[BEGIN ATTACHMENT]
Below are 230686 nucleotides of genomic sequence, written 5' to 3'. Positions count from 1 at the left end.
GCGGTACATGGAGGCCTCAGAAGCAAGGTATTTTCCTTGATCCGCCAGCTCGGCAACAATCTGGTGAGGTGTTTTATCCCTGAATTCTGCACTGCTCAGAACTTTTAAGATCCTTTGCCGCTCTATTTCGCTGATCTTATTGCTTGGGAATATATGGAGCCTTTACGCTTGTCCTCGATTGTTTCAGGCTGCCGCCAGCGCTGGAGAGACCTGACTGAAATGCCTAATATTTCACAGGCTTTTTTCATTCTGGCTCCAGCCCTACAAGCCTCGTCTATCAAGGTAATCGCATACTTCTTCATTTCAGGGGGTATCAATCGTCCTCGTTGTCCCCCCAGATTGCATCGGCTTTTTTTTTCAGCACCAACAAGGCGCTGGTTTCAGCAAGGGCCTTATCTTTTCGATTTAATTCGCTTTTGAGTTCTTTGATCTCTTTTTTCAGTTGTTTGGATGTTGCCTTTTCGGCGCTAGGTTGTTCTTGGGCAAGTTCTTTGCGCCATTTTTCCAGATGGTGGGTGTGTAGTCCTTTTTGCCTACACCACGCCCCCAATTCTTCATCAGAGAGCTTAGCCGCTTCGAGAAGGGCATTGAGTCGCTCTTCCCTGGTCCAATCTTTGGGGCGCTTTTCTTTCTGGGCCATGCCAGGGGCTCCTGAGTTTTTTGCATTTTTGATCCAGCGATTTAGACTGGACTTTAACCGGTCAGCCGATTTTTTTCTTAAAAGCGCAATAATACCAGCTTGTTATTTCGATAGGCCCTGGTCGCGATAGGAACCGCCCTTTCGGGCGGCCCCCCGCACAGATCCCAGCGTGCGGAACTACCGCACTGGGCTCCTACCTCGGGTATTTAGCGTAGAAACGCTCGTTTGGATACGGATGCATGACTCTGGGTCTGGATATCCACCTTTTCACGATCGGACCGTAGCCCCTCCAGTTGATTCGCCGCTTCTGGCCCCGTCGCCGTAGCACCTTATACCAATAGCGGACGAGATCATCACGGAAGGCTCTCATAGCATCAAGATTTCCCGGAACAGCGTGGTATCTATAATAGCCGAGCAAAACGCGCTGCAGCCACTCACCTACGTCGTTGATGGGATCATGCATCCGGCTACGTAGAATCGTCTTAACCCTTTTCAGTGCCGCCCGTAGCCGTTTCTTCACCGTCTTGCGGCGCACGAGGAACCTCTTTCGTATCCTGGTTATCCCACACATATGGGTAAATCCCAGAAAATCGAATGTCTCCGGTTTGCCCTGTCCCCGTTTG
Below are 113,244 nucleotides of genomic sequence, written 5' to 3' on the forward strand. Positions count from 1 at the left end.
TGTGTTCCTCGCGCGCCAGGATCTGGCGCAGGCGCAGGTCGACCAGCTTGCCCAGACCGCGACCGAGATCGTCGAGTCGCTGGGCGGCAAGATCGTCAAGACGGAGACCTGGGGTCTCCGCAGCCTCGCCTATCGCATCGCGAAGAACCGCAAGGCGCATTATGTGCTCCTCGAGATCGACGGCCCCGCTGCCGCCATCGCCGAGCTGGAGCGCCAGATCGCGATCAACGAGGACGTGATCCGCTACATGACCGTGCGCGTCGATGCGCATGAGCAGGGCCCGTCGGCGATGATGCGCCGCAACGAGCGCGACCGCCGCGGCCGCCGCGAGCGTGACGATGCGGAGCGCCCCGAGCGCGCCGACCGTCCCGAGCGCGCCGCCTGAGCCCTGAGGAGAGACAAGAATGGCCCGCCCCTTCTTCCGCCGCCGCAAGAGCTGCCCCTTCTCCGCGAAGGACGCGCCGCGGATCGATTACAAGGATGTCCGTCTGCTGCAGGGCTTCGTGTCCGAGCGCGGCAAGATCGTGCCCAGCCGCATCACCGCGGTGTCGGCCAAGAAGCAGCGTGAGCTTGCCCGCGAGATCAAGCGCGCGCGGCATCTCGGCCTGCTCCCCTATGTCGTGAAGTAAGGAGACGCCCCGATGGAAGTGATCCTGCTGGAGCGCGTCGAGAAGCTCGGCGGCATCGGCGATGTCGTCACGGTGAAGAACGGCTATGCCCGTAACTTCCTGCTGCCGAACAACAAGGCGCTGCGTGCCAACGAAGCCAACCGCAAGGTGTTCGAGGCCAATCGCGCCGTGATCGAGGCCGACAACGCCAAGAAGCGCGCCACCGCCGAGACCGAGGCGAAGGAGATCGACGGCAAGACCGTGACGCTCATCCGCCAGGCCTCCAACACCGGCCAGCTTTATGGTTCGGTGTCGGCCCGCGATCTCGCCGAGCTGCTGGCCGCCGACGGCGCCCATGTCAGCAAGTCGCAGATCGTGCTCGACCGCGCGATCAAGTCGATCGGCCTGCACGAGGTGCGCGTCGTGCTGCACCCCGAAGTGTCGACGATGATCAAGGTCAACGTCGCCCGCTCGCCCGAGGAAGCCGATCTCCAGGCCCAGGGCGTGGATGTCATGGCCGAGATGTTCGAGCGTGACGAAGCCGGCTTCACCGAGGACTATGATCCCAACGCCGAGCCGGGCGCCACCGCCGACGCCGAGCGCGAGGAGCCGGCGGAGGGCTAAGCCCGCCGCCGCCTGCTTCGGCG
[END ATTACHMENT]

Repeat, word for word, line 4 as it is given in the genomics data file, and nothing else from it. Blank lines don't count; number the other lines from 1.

TGTGTTCCTCGCGCGCCAGGATCTGGCGCAGGCGCAGGTCGACCAGCTTGCCCAGACCGCGACCGAGATCGTCGAGTCGCTGGGCGGCAAGATCGTCAAGACGGAGACCTGGGGTCTCCGCAGCCTCGCCTATCGCATCGCGAAGAACCGCAAGGCGCATTATGTGCTCCTCGAGATCGACGGCCCCGCTGCCGCCATCGCCGAGCTGGAGCGCCAGATCGCGATCAACGAGGACGTGATCCGCTACATGACCGTGCGCGTCGATGCGCATGAGCAGGGCCCGTCGGCGATGATGCGCCGCAACGAGCGCGACCGCCGCGGCCGCCGCGAGCGTGACGATGCGGAGCGCCCCGAGCGCGCCGACCGTCCCGAGCGCGCCGCCTGAGCCCTGAGGAGAGACAAGAATGGCCCGCCCCTTCTTCCGCCGCCGCAAGAGCTGCCCCTTCTCCGCGAAGGACGCGCCGCGGATCGATTACAAGGATGTCCGTCTGCTGCAGGGCTTCGTGTCCGAGCGCGGCAAGATCGTGCCCAGCCGCATCACCGCGGTGTCGGCCAAGAAGCAGCGTGAGCTTGCCCGCGAGATCAAGCGCGCGCGGCATCTCGGCCTGCTCCCCTATGTCGTGAAGTAAGGAGACGCCCCGATGGAAGTGATCCTGCTGGAGCGCGTCGAGAAGCTCGGCGGCATCGGCGATGTCGTCACGGTGAAGAACGGCTATGCCCGTAACTTCCTGCTGCCGAACAACAAGGCGCTGCGTGCCAACGAAGCCAACCGCAAGGTGTTCGAGGCCAATCGCGCCGTGATCGAGGCCGACAACGCCAAGAAGCGCGCCACCGCCGAGACCGAGGCGAAGGAGATCGACGGCAAGACCGTGACGCTCATCCGCCAGGCCTCCAACACCGGCCAGCTTTATGGTTCGGTGTCGGCCCGCGATCTCGCCGAGCTGCTGGCCGCCGACGGCGCCCATGTCAGCAAGTCGCAGATCGTGCTCGACCGCGCGATCAAGTCGATCGGCCTGCACGAGGTGCGCGTCGTGCTGCACCCCGAAGTGTCGACGATGATCAAGGTCAACGTCGCCCGCTCGCCCGAGGAAGCCGATCTCCAGGCCCAGGGCGTGGATGTCATGGCCGAGATGTTCGAGCGTGACGAAGCCGGCTTCACCGAGGACTATGATCCCAACGCCGAGCCGGGCGCCACCGCCGACGCCGAGCGCGAGGAGCCGGCGGAGGGCTAAGCCCGCCGCCGCCTGCTTCGGCG